Brain outcome

Neonatal hemorrhagic stroke

Most people think of stroke as a disease of old age. But newborns have as high a risk of stroke as the elderly. Stroke in the first 28 days of life is much more common than parents realize. Yet stroke in this fragile age group remains largely unrecognized and thus untreated.

A stroke is a sudden stoppage or decrease in the flow of blood in the brain, severe enough that it causes damage to the brain. There are two types of stroke: ischemic and hemorrhagic:

Ischemic stroke is when the blood flow to the brain is diminished, usually because of a clot, called a thrombus, in one of the blood vessels in the brain. There are two types of ischemic stroke that occur in children, especially newborns: sinovenous thrombosis, where there is a clot in one of the veins in the brain, and arterial ischemic stroke, where the clot is in an artery in the brain.

Hemorrhagic stroke is when a blood vessel in or near the brain ruptures, causing bleeding in the brain.

2 causes

There are 3 factors preventing Neonatal hemorrhagic stroke, including:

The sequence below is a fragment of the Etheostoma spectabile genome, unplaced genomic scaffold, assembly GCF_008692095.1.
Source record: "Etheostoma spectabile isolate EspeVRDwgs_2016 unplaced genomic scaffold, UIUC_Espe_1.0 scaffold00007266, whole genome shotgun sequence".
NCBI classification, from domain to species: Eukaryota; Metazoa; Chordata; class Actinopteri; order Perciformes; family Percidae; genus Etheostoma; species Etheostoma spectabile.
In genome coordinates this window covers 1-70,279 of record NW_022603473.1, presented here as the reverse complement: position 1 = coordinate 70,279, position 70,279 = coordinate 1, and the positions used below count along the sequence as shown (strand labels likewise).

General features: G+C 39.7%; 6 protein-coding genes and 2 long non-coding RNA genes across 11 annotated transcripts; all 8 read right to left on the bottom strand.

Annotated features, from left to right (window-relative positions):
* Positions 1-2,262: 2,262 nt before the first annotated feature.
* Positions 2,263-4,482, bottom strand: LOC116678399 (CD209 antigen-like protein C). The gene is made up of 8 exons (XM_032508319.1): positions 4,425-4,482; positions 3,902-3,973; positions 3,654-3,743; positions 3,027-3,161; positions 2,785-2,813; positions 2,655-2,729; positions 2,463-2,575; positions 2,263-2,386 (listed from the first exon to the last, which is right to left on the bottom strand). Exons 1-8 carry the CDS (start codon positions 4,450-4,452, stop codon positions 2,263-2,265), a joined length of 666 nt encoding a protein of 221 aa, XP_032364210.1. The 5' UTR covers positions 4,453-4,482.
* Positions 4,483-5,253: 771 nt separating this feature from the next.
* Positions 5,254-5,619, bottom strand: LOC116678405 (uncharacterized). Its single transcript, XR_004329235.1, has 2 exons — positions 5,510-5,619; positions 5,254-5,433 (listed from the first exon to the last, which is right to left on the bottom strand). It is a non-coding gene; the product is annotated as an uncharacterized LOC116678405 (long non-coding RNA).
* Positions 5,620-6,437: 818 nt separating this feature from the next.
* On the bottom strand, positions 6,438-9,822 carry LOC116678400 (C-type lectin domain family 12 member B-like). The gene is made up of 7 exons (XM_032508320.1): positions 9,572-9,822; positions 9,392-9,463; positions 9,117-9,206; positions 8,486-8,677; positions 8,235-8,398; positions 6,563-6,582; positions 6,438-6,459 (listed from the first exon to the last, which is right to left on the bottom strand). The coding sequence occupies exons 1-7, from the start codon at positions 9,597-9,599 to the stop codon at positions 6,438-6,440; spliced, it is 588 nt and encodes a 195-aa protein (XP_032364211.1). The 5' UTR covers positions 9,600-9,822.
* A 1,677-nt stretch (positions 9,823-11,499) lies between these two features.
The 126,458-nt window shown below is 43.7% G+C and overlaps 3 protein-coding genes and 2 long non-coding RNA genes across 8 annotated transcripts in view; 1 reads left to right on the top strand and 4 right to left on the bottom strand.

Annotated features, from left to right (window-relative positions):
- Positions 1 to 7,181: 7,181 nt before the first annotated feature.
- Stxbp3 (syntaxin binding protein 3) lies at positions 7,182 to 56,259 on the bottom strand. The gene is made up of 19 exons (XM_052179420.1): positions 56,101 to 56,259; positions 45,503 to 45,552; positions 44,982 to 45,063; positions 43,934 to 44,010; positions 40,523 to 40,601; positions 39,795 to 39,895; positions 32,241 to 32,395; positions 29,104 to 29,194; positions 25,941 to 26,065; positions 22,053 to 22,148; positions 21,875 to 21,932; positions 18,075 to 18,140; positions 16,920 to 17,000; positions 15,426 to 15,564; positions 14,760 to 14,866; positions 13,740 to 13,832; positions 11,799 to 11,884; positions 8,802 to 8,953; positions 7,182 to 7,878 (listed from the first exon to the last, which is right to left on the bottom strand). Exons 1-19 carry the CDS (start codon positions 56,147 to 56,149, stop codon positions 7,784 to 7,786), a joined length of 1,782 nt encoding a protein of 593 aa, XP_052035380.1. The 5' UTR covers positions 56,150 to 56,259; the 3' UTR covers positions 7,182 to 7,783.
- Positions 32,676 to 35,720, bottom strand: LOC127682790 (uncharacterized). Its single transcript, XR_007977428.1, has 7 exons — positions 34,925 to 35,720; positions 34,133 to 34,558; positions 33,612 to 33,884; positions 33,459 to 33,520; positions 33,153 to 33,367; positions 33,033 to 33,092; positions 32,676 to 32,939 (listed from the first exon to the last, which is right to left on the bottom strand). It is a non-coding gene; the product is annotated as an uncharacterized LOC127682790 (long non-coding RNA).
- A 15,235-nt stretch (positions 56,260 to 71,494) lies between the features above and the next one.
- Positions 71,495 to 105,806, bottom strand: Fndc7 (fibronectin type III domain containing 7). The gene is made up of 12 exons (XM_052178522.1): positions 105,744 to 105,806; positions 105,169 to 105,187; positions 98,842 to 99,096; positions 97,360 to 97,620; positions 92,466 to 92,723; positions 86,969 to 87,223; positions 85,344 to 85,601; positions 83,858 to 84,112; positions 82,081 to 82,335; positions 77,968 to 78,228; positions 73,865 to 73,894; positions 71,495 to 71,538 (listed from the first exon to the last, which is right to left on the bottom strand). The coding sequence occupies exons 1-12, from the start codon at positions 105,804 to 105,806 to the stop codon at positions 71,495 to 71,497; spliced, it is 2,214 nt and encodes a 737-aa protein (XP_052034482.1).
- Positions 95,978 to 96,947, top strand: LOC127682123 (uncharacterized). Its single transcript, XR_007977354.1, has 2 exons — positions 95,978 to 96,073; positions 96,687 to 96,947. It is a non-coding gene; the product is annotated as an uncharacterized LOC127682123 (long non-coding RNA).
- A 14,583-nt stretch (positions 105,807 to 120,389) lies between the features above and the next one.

Protective FactorsStudies

Apgar score Maternity outcome
Strong Risk Factor Apgar score
Maternity system

1 study

Medically-Induced Abortion Selfcare risk & protective factor
Protective Factor Medically-Induced Abor...

1 study

Young maternal age Selfcare risk & protective factor
Minor Protective Factor Young maternal age

1 study

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There are 1 factors increasing Neonatal hemorrhagic stroke, including:

Risk FactorsStudies

Low birth weight Maternity outcome
Strong Protective Factor Low birth weight
Maternity system

1 study

Possible outcomes of Neonatal hemorrhagic stroke


Cognitive deficit Brain outcome
Minor Risk Factor Cognitive deficit
Brain system

1 study

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